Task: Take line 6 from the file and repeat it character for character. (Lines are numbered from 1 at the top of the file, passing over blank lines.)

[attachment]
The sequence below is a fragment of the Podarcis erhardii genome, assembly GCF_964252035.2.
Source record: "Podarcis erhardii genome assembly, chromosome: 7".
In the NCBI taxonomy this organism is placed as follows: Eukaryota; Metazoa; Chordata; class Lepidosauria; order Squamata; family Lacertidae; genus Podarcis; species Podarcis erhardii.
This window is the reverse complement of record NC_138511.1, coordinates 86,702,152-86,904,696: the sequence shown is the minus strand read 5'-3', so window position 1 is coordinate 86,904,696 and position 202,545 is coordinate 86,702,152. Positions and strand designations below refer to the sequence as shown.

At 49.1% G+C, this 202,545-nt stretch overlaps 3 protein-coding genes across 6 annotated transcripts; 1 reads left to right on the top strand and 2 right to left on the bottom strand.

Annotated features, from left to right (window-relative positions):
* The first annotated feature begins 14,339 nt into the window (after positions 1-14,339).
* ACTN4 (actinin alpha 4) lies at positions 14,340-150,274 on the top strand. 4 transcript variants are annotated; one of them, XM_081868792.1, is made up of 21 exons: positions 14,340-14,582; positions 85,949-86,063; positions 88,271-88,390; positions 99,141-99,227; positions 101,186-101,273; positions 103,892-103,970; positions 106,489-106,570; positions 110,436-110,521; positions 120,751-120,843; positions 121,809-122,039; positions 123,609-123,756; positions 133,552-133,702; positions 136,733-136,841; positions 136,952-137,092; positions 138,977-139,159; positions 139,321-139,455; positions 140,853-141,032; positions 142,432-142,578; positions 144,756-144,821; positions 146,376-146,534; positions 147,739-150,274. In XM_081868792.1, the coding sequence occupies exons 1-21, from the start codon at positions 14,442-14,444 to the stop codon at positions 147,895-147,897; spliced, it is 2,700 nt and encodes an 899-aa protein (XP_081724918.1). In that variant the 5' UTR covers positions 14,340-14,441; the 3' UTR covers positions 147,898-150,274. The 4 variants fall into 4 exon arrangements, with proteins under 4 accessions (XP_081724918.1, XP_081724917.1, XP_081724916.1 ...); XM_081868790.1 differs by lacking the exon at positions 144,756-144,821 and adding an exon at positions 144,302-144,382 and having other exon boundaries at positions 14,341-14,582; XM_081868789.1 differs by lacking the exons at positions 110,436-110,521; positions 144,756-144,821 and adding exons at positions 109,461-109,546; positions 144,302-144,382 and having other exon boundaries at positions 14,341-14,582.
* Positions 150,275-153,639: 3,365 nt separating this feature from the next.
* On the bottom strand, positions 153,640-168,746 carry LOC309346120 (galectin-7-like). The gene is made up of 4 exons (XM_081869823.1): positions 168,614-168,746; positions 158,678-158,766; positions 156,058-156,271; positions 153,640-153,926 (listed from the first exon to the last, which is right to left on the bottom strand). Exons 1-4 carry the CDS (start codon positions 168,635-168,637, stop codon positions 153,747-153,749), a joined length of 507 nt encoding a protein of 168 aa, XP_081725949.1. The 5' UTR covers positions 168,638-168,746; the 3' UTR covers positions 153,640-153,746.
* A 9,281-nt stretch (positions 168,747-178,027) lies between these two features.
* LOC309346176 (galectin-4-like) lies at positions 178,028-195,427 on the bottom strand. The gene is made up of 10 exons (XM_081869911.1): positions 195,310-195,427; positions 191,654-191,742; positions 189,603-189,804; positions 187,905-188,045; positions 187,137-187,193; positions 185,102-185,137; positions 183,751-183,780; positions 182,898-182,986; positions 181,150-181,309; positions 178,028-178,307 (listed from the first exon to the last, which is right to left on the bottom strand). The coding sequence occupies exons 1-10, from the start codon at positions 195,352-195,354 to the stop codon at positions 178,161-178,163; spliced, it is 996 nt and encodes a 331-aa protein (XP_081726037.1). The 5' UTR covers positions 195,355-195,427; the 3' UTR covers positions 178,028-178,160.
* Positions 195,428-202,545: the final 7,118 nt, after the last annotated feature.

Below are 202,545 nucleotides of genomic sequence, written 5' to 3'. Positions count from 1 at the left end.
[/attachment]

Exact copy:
Annotated features, from left to right (window-relative positions):